--Paula Spaulding


2/19/03 11:35 PM

I canít say enough. My hats off to Mayor Williams. In 1996 I has house-bound for something like 10 days with a toddler and no way to get my car out. This time my street was plowed several times as the snow fell and several more after. They didan astounding job. Today they were cleaning up where they could around parked cars and where cars had moved, to make the street wider. I actually asked a snow plow driver if he would clear our side of the street if I got neighbors to quickly move four cars. He was fabulous and in no time we all worked together and now have more than little car cubby holes. We have our whole end of the street back!

--Cindy Snyder

Near Tenley Circle

2/20/03 12:42 AM

Snow removal was fine until the mayor got back from Puerto Rico and diverted every plow to the main thoroughfares only. We saw one three times during the worst of the storm, then he returned and we havenít seen a plow since, and itís now the wee hours of Thursday. The second biggest debacle was the sidewalk at thepublic library. It is still only about 2/3rds cleared, but no one worked on it at all until Wednesday some time after 8:30 a.m. I just walked home from the subway at 11:45 p.m. to see a beautifully cleared Connecticut Avenue, only to climb through knee-deep piles of soft, slippery snow well out into the road from the curbs at Newark Street NW (almost looks like plows turned around on Connecticut there, the piles are so high!), and turn onto Macomb, and find it still slippery and pretty impassable. One lane. No plowing today. Who are we clearing these main thoroughfares for if we canít get out of our residential streets? The commuters? When they chip in and pay taxes for our services, then I will grasp why they might be a priority, but until then, letís plow secondary and residential streets while weíre doing the main ones. Thatís how plowing during this snowstorm started, and weíd probably all have been served better if thatís how it continued.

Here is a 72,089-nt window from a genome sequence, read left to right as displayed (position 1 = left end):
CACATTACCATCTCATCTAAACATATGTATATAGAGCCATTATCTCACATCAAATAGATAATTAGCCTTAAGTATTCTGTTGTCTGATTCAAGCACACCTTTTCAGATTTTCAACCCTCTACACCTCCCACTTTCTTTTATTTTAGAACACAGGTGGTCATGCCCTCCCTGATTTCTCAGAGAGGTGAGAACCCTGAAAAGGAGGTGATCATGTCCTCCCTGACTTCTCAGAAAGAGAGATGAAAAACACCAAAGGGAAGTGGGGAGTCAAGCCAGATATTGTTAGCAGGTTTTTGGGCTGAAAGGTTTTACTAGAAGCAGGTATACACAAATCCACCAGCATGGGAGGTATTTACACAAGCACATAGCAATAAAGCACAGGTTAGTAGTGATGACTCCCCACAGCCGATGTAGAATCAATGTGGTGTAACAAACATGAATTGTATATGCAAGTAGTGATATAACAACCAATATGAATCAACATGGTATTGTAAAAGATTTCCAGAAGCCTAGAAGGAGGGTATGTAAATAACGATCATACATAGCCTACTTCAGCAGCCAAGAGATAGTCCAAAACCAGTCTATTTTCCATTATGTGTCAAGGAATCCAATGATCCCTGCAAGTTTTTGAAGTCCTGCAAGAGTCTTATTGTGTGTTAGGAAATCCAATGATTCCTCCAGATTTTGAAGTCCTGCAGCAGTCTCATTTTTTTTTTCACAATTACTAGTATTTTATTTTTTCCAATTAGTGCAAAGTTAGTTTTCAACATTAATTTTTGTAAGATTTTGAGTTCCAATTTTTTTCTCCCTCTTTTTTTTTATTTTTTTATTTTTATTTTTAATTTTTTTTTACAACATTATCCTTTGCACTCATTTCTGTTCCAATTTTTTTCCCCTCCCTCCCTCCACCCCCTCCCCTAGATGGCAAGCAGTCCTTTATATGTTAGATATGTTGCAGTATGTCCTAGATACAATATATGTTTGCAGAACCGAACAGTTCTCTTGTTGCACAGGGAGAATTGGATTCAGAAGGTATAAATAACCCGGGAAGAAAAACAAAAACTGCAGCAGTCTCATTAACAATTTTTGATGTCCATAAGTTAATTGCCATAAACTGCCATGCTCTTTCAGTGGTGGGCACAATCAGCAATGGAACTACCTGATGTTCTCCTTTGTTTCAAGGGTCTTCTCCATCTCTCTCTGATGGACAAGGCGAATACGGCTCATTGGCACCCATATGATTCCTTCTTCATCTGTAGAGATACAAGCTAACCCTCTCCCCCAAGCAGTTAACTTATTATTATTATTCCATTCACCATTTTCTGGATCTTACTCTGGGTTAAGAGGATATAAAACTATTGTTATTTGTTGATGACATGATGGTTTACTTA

--Karen L. Davis


2/20/03 2:25 AM

Believe it or not, I actually saw a snow plow on my street! After living on this block for 10 years, I finally saw one. I have been searching and searching for one. I had to call all my children around to show
them what a snow plow looked like in real life, not a photo from the news or in my guidebook of extinct
items. It only came around once, but, it was a thrill of a lifetime.

--P. Chittams


2/20/03 7:21 AM

Virtually none of the pedestrian crosswalks across major thoroughfares such as Connecticut Avenue NW have been cut through the snow. Walkers therefore perch precariously on 4-foot high snow mounds next to 45 mile per hour commuter traffic, waiting for cross walk lights to change. This will cost the city plenty when the first traffic fatalities result from lack of pedestrian access to the curbs at crosswalks.

--David F. Power


2/20/03 6:50 AM

No city plows on Appleton between Reno and 38th NW. Everyone on our block paid $25 for a privately owned snowplow to plow our street, which was NEVER plowed during the huge fall of (I think)